The number of tourists in Thailand is increasing every year. In fact, in the five years since 2012, this number has doubled, and now stands at almost 32 million a year. That’s quite something. Of course, nearly all of these are concentrated in and around the nation’s major tourist areas. But out of Bangkok, Chiang Mai, Phuket and Pattaya, only Samui stands out. It’s the only one that’s not high-rise and citified – the atmosphere is quite different. But it still gets a great many visitors and the daily problems that they create.
Things have changed a lot. A decade ago, visitors to Samui were composed mainly of Europeans and Australians. Today, however, around 70% of the tourists coming here are from one of the Asian nations. Many of the Europeans from before are still here, though, but now they’re running small businesses instead! All of which means that you’ll probably hear a dozen different languages spoken when you go out and about. And that’s where the Tourist Police come into the picture.
Well, that’s over-simplifying things. The idea of creating a police force specially to cope with the language barrier was only a part of it, because all those tourists also brought with them a totally different view of the world. They could only imagine that Thailand was the same as their own nation, that it had the same laws and social systems, that the police worked in the same way, and that everyone had the same ‘rights’ as they were used to back home. And so what was needed was some kind of stop-gap between the regular police and the millions of tourists. A kind of intermediary – a policeman just for tourists – who could not only act as a translator, but also could gently point out, where needed, that Thai law and culture was nothing like they were used to, back in their own country.
The bigger and busier tourist traps of Bangkok and Pattaya were the first to grasp the nettle and admit that tourists were a special case. On the one hand visitors here can sometimes become belligerent and even aggressive if they suddenly find themselves the victim of a crime or an accident, worried by the circumstances, frustrated by the lack of communication and frightened by a situation they can’t understand. But, on the other side of things, it sometimes takes great restraint for the every-day Thai police to repress their irritation and frustration, too, particularly when being challenged or provoked in a language they can’t understand, by an angry tourist who’s demanding his ‘rights’ in a nation where, in actual fact, they are not what he thinks they should be!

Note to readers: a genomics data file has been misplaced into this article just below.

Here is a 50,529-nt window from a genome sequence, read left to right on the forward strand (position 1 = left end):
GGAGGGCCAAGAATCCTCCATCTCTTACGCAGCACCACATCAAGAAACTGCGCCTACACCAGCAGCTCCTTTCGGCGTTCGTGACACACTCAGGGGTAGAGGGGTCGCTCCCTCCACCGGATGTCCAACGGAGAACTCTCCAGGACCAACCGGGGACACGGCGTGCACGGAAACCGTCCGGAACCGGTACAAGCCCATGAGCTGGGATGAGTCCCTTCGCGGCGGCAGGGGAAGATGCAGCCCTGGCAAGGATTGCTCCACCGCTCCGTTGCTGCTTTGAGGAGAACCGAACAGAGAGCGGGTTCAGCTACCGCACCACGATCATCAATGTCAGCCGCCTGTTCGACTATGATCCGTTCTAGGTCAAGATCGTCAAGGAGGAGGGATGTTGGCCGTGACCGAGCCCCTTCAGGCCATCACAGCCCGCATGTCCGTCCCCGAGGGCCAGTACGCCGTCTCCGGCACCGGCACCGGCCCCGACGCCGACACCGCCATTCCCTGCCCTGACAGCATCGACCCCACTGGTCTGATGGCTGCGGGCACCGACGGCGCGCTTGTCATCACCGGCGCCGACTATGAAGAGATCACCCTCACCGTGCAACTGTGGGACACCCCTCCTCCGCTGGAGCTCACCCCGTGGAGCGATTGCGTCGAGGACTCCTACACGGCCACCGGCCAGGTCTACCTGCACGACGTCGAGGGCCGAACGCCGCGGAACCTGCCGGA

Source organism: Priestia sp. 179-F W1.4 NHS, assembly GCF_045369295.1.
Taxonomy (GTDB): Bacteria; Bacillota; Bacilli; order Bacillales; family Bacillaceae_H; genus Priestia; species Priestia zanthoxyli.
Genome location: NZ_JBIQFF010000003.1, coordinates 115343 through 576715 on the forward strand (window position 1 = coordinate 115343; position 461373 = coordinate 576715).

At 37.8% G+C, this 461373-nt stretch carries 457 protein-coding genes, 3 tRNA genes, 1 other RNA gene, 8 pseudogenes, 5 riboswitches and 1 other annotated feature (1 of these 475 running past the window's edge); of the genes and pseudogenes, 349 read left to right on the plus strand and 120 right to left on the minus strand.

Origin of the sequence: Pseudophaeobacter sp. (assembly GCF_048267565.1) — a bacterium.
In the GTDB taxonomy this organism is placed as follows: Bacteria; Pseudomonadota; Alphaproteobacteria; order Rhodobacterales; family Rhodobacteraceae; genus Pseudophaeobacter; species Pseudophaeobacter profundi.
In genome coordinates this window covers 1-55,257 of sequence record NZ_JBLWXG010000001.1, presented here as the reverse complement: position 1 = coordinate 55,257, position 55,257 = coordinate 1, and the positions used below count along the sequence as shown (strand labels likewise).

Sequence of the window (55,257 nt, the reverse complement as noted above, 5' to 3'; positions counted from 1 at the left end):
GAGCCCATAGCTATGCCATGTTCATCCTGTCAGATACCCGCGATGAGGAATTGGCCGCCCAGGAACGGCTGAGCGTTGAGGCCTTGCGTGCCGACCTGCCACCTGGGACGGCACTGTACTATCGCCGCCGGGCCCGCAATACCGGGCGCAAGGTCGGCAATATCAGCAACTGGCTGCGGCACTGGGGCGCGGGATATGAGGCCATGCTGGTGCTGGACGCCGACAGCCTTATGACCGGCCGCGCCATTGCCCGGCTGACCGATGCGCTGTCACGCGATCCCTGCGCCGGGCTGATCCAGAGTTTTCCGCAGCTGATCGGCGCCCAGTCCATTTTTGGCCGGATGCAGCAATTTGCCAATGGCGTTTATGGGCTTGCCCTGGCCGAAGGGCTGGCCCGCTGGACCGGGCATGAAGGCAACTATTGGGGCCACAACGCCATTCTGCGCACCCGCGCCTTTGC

But even more of a problem was those tourists with no common language, such as a lot of the Russian-speakers or some Asian nations, many of whom could not even communicate in English. The solution which emerged was to separate out a small group from the main body of the Thai police force; those who could speak and understand English. And then, to supplement this, to additionally recruit foreigners into an integrated ‘Thai Tourist Police Volunteers’ force, as an extra arm of the Tourist Police.
Their true function is a buffer. They calm the tensions, allow tourists to defuse their frustration by explaining things to a sympathetic ear, and are able to grasp all the aspects of a situation and pass these onto the police so they can understand both sides of the story. And with volunteers now being able to get to the bottom of things in around 14 different languages, they serve an invaluable function.
Samui seems to come up with different challenges than, for example, Pattaya. On our little island there is far less of the out-of-control drunken foolishness that seems to be a core ingredient of the daily life of the Tourist Police in Pattaya. Rather, here, the problems are more general, and often somewhat domestic in nature. Road accidents are a frequent example. The police here have the same power as a judge and jury in the west. And it can be infuriating for a happy tourist to suddenly find his rented motorbike on the floor and the Thai party claiming (in incomprehensible Thai) that it was the tourist’s fault and he wants 30,000 baht on the spot to fix his motorbike. The police here have the authority to evaluate the roadside evidence and make that decision. It’s the law in Thailand, and no matter how angry the tourist becomes about this ‘outrage’, he’s only making things worse by shouting about it. Fortunately the regular police are now wise to this, and will usually call upon someone from the Tourist Police to intervene and calm things down. And 99 times out of 100, a satisfactory compromise can be quickly reached.
But it’s not all about crime or being robbed or scammed, although this happens more than some might think. The Tourist Police are frequently contacted to advise on lost or stolen passports and matters related to visas, or to help with sorting out the disturbance caused by late-night parties or even domestic disputes – it’s not just tourists who call on them, it’s residents too.
And so, if you need them, call 1155 and explain your problem. There are about 30 Tourist Police on Samui, including volunteers, and they’re readily on hand to protect and serve you and translate your problem when needed!
Rob De Wet
For assistance, telephone 1155.